The United States reiterated its commitment to lowering its burgeoning deficit by 2013. This year it is expected to reach US$ 1.85 trillion.
Excess US spending coupled with low personal savings have contributed to the current crisis, which in turn brought to light the structural problems of the US economy, weakening the US currency.
Beijing and many other countries hold vast reserves and securities in US dollars and want Washington to make sure the dollar remains stable. This is especially true for China whose investments in Treasuries reached US$ 801.5 billion in May of this year.
China's Vice Premier Wang Qishan (pictured with US Treasury Secretary Timothy Geithner) said that Washington must manage its finances in a more sustainable and balanced way. He added that the two countries “will strengthen cooperation to jointly build a strong financial system” to ensure “stability in the two countries and the world at large.”
China’s Finance Minister Xie Xuren is satisfied by US pledges. “Credible steps will be taken by the US to control the deficit,” he said at a press briefing today.
In exchange, China has committed itself to put its own economy in order by stimulating domestic consumption and reducing its reliance on exports.
For decades China’s economy has been based on the mass exports of low cost items. But this was achieved at the expense of workers and the environment. What is more, the United States has accused China of pegging its currency, the yuan, too low against the dollar with negative consequences for both foreign companies and Chinese consumers.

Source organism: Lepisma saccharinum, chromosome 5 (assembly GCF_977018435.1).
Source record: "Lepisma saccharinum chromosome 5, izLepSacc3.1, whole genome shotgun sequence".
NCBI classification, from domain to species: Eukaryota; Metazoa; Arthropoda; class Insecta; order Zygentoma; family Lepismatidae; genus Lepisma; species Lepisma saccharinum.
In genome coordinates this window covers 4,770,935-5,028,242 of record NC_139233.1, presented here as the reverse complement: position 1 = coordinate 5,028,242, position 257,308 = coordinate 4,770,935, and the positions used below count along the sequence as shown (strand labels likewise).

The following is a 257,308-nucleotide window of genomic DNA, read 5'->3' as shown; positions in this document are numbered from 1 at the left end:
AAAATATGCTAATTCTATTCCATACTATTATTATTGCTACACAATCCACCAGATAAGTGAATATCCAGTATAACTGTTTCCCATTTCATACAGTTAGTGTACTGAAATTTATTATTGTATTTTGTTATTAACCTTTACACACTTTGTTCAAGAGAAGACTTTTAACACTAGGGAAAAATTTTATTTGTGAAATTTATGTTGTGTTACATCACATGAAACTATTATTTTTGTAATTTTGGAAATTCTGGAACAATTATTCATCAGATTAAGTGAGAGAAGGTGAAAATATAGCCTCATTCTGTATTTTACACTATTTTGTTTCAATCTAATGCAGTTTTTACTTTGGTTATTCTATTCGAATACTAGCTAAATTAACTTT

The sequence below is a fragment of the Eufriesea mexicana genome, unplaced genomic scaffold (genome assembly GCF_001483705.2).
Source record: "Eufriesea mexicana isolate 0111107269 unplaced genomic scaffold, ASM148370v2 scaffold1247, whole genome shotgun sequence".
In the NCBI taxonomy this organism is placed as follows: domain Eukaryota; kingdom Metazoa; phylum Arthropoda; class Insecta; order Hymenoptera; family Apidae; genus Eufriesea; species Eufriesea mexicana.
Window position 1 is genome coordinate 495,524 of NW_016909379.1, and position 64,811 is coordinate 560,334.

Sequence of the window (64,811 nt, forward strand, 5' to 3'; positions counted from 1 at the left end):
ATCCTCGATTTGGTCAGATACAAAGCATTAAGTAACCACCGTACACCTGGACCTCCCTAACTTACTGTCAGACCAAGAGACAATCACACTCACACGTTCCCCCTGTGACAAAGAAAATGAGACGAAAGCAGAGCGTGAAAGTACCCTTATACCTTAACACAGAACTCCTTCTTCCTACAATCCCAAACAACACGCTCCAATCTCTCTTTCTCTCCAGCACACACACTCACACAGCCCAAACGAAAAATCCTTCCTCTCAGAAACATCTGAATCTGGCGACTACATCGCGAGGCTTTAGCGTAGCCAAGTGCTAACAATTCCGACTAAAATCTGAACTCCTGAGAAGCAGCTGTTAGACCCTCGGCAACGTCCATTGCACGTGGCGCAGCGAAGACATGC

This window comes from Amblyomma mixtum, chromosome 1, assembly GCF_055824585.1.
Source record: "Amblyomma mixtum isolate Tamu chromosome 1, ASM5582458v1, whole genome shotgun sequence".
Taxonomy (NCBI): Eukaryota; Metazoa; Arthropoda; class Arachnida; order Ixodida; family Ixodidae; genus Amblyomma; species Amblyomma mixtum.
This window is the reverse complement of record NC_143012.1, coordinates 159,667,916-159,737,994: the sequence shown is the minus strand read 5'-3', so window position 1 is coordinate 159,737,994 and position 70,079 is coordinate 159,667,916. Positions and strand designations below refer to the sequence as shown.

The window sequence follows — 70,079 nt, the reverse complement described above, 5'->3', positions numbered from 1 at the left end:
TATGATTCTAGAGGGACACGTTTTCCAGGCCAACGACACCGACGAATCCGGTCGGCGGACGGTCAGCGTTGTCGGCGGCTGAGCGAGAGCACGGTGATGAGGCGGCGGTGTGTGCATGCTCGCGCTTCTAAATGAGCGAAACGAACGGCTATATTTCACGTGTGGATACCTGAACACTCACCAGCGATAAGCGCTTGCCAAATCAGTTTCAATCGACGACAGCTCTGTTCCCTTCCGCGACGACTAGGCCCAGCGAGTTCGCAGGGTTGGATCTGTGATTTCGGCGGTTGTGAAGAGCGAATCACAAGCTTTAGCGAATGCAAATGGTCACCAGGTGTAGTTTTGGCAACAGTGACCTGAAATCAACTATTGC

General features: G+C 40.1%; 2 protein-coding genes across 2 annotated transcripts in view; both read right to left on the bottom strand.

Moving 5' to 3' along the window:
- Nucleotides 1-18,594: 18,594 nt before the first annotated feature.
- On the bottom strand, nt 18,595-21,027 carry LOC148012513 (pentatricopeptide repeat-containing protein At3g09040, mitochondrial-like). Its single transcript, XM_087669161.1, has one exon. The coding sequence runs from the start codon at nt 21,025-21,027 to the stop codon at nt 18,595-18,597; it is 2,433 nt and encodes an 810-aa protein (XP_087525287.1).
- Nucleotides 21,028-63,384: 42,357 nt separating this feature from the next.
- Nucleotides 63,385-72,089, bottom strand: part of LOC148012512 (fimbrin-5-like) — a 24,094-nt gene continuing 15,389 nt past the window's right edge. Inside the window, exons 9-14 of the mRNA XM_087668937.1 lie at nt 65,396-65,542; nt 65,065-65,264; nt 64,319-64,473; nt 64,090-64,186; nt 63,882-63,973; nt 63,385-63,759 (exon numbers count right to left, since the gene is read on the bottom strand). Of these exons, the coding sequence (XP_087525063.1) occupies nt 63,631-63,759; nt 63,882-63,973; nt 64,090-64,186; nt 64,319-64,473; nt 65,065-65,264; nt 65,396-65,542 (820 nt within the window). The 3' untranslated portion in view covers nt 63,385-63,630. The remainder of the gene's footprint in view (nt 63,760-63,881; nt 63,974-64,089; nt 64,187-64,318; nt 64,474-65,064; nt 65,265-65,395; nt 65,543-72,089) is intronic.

None the less, both sides are satisfied by the talks as evinced by their respective statements.
“The most important thing we achieved today was to agree on this broad framework for policies and reform . . . to help lay the foundation for a more sustainable, more balanced global recovery,” Secretary Geithner said.
Responding to critics who noted that these talks failed to produce any extensive new agreements, US Secretary of State Hillary Clinton said that “laying the groundwork [for closer ties] may not deliver a lot of concrete achievements immediately,” but it does mark an unprecedented level of cooperation.
For experts both the United States and China have come to recognise the interdependence of their respective economies and that both have an interest in making their relationship less combative and more collaborative.
The United States has recognised the need for tougher rules to regulate its financial system whilst China has stated its willingness to open up is domestic financial market, now under tight state control.
The two sides failed to find common ground on climate change; any concrete action will have to wait for the future. They did never the less agree to more bilateral talks before the United Nations meeting on climate scheduled for Copenhagen next December.
But Xie Zhenhua, vice-minister of China’s national development and reform commission, said developed countries had to take the lead in substantially reducing emissions and in committing to technology transfer and financing for industrialising countries to control their own carbon emissions.
To know more about the problems in Sino-US relations, read:
Maurizio d'Orlando, “Chinese yuan set to replace dollar,” AsiaNews, 3 January 2009
Ibid, “Economic crisis: US, China and the coming monetary storm, AsiaNews, 9 December 2008.
Ibid, “G8, toxic securities, US and Chinese addictions,” AsiaNews, 7 July 2009.